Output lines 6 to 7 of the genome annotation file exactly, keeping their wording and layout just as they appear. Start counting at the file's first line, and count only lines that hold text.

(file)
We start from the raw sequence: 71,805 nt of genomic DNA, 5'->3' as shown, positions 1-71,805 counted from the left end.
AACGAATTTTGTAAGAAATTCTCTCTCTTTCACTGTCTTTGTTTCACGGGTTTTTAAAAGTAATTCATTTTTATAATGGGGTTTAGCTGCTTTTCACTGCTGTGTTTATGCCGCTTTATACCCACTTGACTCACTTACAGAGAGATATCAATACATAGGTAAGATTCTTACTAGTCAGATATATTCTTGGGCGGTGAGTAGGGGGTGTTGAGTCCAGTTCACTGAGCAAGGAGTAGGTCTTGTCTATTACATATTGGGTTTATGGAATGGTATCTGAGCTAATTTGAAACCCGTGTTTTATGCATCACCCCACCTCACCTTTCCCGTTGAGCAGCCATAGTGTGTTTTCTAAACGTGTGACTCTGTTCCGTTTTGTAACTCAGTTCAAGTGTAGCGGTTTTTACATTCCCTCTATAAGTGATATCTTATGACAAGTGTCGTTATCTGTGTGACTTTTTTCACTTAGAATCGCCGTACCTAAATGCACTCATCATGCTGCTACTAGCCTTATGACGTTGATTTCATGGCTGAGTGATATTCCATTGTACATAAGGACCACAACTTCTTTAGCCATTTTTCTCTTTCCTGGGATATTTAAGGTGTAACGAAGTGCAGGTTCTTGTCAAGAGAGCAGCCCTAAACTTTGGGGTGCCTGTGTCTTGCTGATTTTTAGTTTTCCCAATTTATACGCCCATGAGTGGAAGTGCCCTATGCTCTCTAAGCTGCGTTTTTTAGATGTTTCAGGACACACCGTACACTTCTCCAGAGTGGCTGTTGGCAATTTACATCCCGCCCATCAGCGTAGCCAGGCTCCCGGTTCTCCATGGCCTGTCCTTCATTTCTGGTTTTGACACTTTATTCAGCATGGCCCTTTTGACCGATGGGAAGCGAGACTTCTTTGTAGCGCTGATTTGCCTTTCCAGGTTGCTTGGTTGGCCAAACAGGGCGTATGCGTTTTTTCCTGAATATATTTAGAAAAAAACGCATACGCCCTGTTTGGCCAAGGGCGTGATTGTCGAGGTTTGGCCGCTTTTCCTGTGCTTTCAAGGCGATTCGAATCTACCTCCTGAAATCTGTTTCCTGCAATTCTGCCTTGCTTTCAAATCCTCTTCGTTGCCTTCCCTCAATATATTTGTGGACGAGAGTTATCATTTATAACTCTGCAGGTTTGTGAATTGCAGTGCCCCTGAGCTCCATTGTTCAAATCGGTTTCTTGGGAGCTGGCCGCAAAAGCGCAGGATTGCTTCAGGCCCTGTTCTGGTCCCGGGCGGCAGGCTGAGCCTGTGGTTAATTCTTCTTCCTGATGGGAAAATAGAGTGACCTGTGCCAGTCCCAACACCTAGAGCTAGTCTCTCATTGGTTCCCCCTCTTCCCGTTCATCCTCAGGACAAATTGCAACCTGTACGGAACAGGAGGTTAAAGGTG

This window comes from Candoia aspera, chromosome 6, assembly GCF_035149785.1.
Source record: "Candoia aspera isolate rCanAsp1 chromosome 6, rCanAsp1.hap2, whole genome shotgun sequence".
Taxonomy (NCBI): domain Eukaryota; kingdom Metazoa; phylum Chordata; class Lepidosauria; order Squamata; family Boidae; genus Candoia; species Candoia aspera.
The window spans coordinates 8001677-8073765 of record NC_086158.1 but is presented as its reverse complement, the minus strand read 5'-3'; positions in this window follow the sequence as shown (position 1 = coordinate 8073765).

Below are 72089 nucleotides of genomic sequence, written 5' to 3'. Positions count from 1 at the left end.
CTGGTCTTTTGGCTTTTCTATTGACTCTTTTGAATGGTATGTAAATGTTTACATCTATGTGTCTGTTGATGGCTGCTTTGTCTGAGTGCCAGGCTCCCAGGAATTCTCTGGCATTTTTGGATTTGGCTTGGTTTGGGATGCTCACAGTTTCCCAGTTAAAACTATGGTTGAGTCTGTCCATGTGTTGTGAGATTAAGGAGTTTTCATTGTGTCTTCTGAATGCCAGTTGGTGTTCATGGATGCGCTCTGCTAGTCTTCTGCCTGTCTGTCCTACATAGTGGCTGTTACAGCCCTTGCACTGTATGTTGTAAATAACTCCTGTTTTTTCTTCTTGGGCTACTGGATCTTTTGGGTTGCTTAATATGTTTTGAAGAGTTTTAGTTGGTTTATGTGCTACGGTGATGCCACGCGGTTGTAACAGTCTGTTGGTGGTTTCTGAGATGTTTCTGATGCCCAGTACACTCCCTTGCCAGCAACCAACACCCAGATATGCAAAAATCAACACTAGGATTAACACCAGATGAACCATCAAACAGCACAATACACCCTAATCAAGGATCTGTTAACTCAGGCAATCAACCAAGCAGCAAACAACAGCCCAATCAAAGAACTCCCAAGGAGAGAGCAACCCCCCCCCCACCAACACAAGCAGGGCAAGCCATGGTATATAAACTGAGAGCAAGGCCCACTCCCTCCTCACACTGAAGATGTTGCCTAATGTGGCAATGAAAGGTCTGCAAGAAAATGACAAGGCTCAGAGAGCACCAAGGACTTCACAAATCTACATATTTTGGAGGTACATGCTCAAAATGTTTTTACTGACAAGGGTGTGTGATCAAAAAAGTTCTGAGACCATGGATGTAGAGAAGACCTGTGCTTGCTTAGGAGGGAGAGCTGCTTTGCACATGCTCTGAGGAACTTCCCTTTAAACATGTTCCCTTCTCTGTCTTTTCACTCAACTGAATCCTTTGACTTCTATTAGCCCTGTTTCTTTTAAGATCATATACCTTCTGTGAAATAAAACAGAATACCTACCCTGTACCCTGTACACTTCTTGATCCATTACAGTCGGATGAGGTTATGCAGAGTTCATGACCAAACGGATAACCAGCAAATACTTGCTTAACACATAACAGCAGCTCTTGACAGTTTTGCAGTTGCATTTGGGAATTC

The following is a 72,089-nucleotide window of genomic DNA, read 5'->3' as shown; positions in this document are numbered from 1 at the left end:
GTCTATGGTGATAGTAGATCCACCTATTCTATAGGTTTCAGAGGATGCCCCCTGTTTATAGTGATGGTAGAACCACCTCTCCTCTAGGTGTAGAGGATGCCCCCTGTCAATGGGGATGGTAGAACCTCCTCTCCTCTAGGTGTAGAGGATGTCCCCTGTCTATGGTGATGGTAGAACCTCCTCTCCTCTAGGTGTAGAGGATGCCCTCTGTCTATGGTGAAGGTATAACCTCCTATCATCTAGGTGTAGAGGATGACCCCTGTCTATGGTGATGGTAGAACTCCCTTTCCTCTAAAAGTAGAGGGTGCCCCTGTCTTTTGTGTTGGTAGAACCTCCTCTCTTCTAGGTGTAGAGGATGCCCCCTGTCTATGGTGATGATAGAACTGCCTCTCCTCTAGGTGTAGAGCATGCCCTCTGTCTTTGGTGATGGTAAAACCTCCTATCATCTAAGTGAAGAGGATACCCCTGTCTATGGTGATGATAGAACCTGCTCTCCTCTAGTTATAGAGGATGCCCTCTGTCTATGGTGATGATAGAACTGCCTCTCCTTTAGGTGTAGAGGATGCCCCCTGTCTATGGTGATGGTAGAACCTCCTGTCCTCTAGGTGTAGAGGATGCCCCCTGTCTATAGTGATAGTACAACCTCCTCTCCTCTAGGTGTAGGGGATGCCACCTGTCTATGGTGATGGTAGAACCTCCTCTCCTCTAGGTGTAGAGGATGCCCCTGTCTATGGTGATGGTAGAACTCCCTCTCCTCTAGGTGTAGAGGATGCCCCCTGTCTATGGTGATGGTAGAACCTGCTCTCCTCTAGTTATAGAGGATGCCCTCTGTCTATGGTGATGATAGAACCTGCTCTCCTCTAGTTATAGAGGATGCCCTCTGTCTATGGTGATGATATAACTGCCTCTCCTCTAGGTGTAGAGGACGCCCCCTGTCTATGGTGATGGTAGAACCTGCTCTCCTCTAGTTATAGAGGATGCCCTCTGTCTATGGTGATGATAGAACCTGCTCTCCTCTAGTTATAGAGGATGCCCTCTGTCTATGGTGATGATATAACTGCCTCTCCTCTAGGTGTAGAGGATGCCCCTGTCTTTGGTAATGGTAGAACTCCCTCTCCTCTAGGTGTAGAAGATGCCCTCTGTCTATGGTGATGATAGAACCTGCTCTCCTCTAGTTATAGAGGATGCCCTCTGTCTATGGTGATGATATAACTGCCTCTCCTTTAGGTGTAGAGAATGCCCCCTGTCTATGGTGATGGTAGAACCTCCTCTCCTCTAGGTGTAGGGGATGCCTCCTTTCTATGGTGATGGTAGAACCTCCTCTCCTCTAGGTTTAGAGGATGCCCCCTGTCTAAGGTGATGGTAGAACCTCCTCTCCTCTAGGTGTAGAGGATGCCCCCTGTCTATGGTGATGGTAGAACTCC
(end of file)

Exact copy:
The window spans coordinates 8001677-8073765 of record NC_086158.1 but is presented as its reverse complement, the minus strand read 5'-3'; positions in this window follow the sequence as shown (position 1 = coordinate 8073765).

Below are 72089 nucleotides of genomic sequence, written 5' to 3'. Positions count from 1 at the left end.